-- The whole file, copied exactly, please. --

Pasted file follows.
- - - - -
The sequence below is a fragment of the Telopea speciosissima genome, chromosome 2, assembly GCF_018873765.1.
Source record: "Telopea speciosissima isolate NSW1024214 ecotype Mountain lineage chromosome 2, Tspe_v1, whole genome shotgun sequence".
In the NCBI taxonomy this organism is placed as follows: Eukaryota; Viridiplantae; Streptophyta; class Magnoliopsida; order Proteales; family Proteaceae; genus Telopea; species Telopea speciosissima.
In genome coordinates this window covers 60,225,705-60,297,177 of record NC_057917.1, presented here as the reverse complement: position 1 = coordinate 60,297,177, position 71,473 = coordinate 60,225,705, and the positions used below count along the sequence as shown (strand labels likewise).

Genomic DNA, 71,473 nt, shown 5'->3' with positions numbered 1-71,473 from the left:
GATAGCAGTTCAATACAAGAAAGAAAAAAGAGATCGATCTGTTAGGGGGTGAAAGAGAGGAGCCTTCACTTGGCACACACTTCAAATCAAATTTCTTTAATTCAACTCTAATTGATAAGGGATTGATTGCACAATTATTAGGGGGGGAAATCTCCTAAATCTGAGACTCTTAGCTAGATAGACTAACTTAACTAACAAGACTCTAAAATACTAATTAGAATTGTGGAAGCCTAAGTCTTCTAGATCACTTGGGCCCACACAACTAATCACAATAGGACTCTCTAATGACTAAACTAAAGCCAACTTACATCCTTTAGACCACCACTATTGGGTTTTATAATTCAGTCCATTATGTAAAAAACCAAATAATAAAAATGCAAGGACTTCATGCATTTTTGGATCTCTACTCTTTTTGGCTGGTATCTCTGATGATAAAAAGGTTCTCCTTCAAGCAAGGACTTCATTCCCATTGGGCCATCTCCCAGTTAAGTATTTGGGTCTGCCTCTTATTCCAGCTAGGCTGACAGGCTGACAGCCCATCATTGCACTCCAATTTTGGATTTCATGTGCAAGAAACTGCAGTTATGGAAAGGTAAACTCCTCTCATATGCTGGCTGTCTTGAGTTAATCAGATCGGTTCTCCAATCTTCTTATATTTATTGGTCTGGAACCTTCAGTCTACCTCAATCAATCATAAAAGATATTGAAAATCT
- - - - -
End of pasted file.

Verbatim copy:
The sequence below is a fragment of the Telopea speciosissima genome, chromosome 2, assembly GCF_018873765.1.
Source record: "Telopea speciosissima isolate NSW1024214 ecotype Mountain lineage chromosome 2, Tspe_v1, whole genome shotgun sequence".
In the NCBI taxonomy this organism is placed as follows: Eukaryota; Viridiplantae; Streptophyta; class Magnoliopsida; order Proteales; family Proteaceae; genus Telopea; species Telopea speciosissima.
In genome coordinates this window covers 60,225,705-60,297,177 of record NC_057917.1, presented here as the reverse complement: position 1 = coordinate 60,297,177, position 71,473 = coordinate 60,225,705, and the positions used below count along the sequence as shown (strand labels likewise).

Genomic DNA, 71,473 nt, shown 5'->3' with positions numbered 1-71,473 from the left:
GATAGCAGTTCAATACAAGAAAGAAAAAAGAGATCGATCTGTTAGGGGGTGAAAGAGAGGAGCCTTCACTTGGCACACACTTCAAATCAAATTTCTTTAATTCAACTCTAATTGATAAGGGATTGATTGCACAATTATTAGGGGGGGAAATCTCCTAAATCTGAGACTCTTAGCTAGATAGACTAACTTAACTAACAAGACTCTAAAATACTAATTAGAATTGTGGAAGCCTAAGTCTTCTAGATCACTTGGGCCCACACAACTAATCACAATAGGACTCTCTAATGACTAAACTAAAGCCAACTTACATCCTTTAGACCACCACTATTGGGTTTTATAATTCAGTCCATTATGTAAAAAACCAAATAATAAAAATGCAAGGACTTCATGCATTTTTGGATCTCTACTCTTTTTGGCTGGTATCTCTGATGATAAAAAGGTTCTCCTTCAAGCAAGGACTTCATTCCCATTGGGCCATCTCCCAGTTAAGTATTTGGGTCTGCCTCTTATTCCAGCTAGGCTGACAGGCTGACAGCCCATCATTGCACTCCAATTTTGGATTTCATGTGCAAGAAACTGCAGTTATGGAAAGGTAAACTCCTCTCATATGCTGGCTGTCTTGAGTTAATCAGATCGGTTCTCCAATCTTCTTATATTTATTGGTCTGGAACCTTCAGTCTACCTCAATCAATCATAAAAGATATTGAAAATCT